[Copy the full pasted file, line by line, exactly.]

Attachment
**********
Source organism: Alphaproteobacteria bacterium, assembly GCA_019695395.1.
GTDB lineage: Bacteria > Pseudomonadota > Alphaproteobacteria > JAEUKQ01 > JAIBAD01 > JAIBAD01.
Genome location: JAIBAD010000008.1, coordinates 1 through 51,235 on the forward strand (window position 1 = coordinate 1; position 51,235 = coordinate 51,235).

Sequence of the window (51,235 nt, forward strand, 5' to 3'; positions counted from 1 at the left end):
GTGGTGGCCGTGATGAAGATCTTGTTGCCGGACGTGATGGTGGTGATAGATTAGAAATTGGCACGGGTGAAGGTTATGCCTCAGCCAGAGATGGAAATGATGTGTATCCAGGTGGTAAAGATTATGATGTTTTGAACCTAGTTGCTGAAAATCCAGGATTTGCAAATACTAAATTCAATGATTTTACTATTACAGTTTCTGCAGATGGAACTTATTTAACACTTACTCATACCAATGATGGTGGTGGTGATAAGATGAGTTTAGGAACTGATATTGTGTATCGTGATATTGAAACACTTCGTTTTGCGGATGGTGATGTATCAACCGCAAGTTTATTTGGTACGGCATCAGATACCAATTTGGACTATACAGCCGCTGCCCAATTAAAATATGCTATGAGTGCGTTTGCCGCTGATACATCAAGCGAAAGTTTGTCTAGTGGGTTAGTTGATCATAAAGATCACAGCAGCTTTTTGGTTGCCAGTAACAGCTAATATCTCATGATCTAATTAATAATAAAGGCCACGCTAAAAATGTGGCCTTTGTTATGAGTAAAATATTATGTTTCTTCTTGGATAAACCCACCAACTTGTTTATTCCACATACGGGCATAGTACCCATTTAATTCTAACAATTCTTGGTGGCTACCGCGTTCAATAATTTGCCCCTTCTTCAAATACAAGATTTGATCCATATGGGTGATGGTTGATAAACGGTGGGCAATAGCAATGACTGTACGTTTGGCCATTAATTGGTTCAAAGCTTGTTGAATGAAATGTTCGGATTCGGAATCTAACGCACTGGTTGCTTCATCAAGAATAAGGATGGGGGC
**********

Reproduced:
Source organism: Alphaproteobacteria bacterium, assembly GCA_019695395.1.
GTDB lineage: Bacteria > Pseudomonadota > Alphaproteobacteria > JAEUKQ01 > JAIBAD01 > JAIBAD01.
Genome location: JAIBAD010000008.1, coordinates 1 through 51,235 on the forward strand (window position 1 = coordinate 1; position 51,235 = coordinate 51,235).

Sequence of the window (51,235 nt, forward strand, 5' to 3'; positions counted from 1 at the left end):
GTGGTGGCCGTGATGAAGATCTTGTTGCCGGACGTGATGGTGGTGATAGATTAGAAATTGGCACGGGTGAAGGTTATGCCTCAGCCAGAGATGGAAATGATGTGTATCCAGGTGGTAAAGATTATGATGTTTTGAACCTAGTTGCTGAAAATCCAGGATTTGCAAATACTAAATTCAATGATTTTACTATTACAGTTTCTGCAGATGGAACTTATTTAACACTTACTCATACCAATGATGGTGGTGGTGATAAGATGAGTTTAGGAACTGATATTGTGTATCGTGATATTGAAACACTTCGTTTTGCGGATGGTGATGTATCAACCGCAAGTTTATTTGGTACGGCATCAGATACCAATTTGGACTATACAGCCGCTGCCCAATTAAAATATGCTATGAGTGCGTTTGCCGCTGATACATCAAGCGAAAGTTTGTCTAGTGGGTTAGTTGATCATAAAGATCACAGCAGCTTTTTGGTTGCCAGTAACAGCTAATATCTCATGATCTAATTAATAATAAAGGCCACGCTAAAAATGTGGCCTTTGTTATGAGTAAAATATTATGTTTCTTCTTGGATAAACCCACCAACTTGTTTATTCCACATACGGGCATAGTACCCATTTAATTCTAACAATTCTTGGTGGCTACCGCGTTCAATAATTTGCCCCTTCTTCAAATACAAGATTTGATCCATATGGGTGATGGTTGATAAACGGTGGGCAATAGCAATGACTGTACGTTTGGCCATTAATTGGTTCAAAGCTTGTTGAATGAAATGTTCGGATTCGGAATCTAACGCACTGGTTGCTTCATCAAGAATAAGGATGGGGGC